The answer to that question is obvious because different cars have different features. The same concept can be used with insurance policies. Not every policy is the same, and price alone should never be a reason to purchase an insurance policy. The homeowners policy on my Tallahassee home is $1,281 per year. I doubt any of my neighbors pay that much and I’m nearly 100 percent certain that no one within miles of my house has a policy with as many coverage enhancements as my policy does. I have (for fun) gone to some websites where you can put in your street address, answer four or five simple questions and pronto, you get a quote. I did that just today and the quote provided in under a minute listed 23 companies; 22 were lower than my current premium with the lowest being $572. By the way, only three questions were asked: zip code, year built, and coverage limit. But, what did that policy include? Was coverage as broad as what I currently have? I assure you that it was not, but too many consumers would look at $1,281 vs. $572 and go with the cheaper quote. A long time “insurance nerd” friend of mine who had over fifty years in the insurance industry when he passed away a few years ago often said, “The bitterness of no coverage is remembered long after the sweetness of low price is forgotten.”
Continue Reading Insurance Is Not a Commodity – It’s Not All About the Price

So, your property has suffered a loss and now you’re about to deal with the arduous insurance claims handling process. Stop right there. Before you do anything, get ready to document your experience. It will help you later on.
Continue Reading Why Policyholders Should Keep a Comprehensive Timeline of Events Following a Loss and How A Policyholder Should Prepare the Timeline

Note: This guest blog is by Scott deLuise. Scott deLuise has been a public adjuster in Colorado since 1985, and licensed since Colorado implemented licensing. He is licensed in 28 states and Puerto Rico. He is a past president of NAPIA, and founding president of RMAPIA.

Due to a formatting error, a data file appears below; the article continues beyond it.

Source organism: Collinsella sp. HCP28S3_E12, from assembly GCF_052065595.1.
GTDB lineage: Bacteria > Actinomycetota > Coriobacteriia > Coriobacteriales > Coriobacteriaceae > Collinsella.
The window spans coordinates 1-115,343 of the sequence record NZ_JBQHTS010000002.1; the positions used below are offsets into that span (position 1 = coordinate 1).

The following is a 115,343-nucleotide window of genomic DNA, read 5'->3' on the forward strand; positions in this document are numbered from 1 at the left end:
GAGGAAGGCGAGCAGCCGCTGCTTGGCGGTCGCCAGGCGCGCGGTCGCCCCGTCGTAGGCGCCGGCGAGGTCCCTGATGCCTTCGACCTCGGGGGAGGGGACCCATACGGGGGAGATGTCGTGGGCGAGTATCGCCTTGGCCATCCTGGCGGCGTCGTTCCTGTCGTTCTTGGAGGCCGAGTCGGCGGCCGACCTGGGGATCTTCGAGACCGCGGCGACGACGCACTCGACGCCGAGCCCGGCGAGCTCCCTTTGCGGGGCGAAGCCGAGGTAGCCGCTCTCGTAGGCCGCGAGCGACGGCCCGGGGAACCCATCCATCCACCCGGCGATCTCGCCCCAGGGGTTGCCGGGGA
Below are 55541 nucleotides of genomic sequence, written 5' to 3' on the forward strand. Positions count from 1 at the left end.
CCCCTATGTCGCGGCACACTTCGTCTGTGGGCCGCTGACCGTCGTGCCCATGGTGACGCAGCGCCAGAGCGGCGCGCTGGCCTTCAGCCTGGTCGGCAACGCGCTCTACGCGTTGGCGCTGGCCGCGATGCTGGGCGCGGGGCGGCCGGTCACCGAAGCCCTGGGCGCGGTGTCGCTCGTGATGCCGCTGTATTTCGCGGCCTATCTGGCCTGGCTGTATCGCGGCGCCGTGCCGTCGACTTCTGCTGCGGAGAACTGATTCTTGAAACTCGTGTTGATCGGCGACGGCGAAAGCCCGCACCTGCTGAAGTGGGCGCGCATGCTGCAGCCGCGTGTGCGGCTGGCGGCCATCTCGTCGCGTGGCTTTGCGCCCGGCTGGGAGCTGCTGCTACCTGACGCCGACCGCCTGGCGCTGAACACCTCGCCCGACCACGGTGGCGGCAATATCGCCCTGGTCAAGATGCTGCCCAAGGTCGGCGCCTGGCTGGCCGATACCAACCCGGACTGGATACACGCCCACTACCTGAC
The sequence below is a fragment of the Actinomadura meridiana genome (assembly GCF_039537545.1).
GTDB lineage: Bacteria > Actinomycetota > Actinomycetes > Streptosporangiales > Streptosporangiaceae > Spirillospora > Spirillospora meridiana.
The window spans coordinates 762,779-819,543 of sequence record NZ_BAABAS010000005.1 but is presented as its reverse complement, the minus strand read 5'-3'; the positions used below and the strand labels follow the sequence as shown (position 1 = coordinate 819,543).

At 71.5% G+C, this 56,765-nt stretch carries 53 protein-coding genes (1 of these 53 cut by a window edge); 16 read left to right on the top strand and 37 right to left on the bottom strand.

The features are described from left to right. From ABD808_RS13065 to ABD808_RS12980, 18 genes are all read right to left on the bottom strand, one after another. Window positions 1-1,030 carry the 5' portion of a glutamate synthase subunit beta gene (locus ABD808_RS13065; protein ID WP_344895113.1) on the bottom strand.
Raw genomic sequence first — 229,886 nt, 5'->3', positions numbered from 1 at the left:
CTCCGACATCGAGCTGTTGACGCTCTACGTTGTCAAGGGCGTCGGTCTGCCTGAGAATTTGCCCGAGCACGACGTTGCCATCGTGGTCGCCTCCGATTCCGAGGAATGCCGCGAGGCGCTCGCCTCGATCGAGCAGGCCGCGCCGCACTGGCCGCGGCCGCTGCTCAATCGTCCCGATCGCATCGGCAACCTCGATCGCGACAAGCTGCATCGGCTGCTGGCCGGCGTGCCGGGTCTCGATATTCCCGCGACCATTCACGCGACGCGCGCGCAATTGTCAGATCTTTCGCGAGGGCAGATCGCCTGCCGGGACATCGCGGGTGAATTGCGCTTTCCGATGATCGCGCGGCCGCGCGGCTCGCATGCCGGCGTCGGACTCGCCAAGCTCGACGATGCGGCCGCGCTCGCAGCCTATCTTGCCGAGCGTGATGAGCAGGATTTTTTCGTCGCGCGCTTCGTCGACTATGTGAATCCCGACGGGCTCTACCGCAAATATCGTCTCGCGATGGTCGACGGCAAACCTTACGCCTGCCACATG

Monday before last was a sad day for the property insurance industry for carriers, but mostly for consumers.
Continue Reading Colorado House Bill 18-1153 Concerning Appraisals for Insurance Claims Killed in Finance Committee Hearing

Note: This guest blog post is by Brent Winans, Vice President of Clear Advantage Risk Management in Delray Beach, Florida (www.clearadvantagerisk.com). He provides fee-based (no insurance sales) risk management consulting services to larger clients and serves as an expert witness on both sides of agent errors and omissions cases across the country.

Even if your building is insured for replacement cost, if you do not have Ordinance or Law coverage, you probably do not have the protection you think you have.

A standard replacement cost policy will pay to replace “new for old,” but only if the building codes (ordinances or laws) do not require a better “new” than you had before. For instance, if your building does not have hurricane shutters or hurricane windows and the new code requires them, your replacement cost policy will pay the cost for replacing your original windows but will not pay the increased cost for new hurricane windows or hurricane shutters.
Continue Reading What You Don’t Know About Ordinance or Law Coverage Can Hurt You!

Note: This guest post is by Steven Thomas. As President and Owner of Roof Leak Detection Company, Inc., Steven Thomas has evaluated over 20,000 roofing systems on commercial, industrial, and residential properties, and has been qualified in court as an expert in regards to roof testing and evaluations. His company is an approved Testing Laboratory and has held this certification since 1994.

I have seen a trend lately which occurs after severe weather impacts an area and damage has been caused by either hail, wind, or extreme amounts of rain (like what I witnessed this past week in Texas), and Contractors have been applying shrink wrap to roofs. Apparently, they use shrink wrap to prevent water from entering the building. When you have a leaky roof, it is costly to repair and annoying to say the least! And yes, shrink wrap can certainly provide a temporary relief from the immediate problem of water coming into the structure; however, every novel idea has its problems too!
Continue Reading The Use of Shrink Wrap on Roofs

Note: This guest blog is by Lewis O’Leary, who has served as both a forensic investigator and restoration contractor since Hurricane Camille (1969). He has a degree in the fields of Mechanical Engineering and Architecture, is the Chairman of the Education Committee for the Building Envelope Science Institute, and is a design/build, General Contractor licensed in North Carolina. Mr. O’Leary also serves as a staff consultant for engineering firms involved with wind damage from hurricanes and tornadoes. He can be contacted at 919-577-0907 or via e-mail at probuil@aol.com.

In researching the weather data for the June 14, 2017, hailstorm in the Midland/Odessa area, I shocked a veteran contractor who that works storm clean up by telling him that my research shows that wind typically causes more damage than hail.
Continue Reading Why Major Hail Storms Commonly Turn Out to be More Wind Than Hail